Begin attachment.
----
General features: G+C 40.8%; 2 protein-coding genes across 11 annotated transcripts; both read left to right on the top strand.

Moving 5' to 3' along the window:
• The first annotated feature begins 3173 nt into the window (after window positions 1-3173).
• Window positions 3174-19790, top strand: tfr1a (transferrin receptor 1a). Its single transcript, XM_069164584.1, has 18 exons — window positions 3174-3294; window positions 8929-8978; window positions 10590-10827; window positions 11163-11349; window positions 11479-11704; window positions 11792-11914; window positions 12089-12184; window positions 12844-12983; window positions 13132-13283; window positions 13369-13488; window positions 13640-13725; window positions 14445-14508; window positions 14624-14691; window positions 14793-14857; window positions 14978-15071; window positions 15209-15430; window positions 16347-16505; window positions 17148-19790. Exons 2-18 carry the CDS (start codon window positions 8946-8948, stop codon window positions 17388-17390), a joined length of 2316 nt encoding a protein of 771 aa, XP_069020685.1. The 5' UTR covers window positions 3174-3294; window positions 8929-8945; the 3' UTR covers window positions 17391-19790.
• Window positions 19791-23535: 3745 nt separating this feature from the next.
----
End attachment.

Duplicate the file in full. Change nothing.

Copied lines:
General features: G+C 40.8%; 2 protein-coding genes across 11 annotated transcripts; both read left to right on the top strand.

Moving 5' to 3' along the window:
• The first annotated feature begins 3173 nt into the window (after window positions 1-3173).
• Window positions 3174-19790, top strand: tfr1a (transferrin receptor 1a). Its single transcript, XM_069164584.1, has 18 exons — window positions 3174-3294; window positions 8929-8978; window positions 10590-10827; window positions 11163-11349; window positions 11479-11704; window positions 11792-11914; window positions 12089-12184; window positions 12844-12983; window positions 13132-13283; window positions 13369-13488; window positions 13640-13725; window positions 14445-14508; window positions 14624-14691; window positions 14793-14857; window positions 14978-15071; window positions 15209-15430; window positions 16347-16505; window positions 17148-19790. Exons 2-18 carry the CDS (start codon window positions 8946-8948, stop codon window positions 17388-17390), a joined length of 2316 nt encoding a protein of 771 aa, XP_069020685.1. The 5' UTR covers window positions 3174-3294; window positions 8929-8945; the 3' UTR covers window positions 17391-19790.
• Window positions 19791-23535: 3745 nt separating this feature from the next.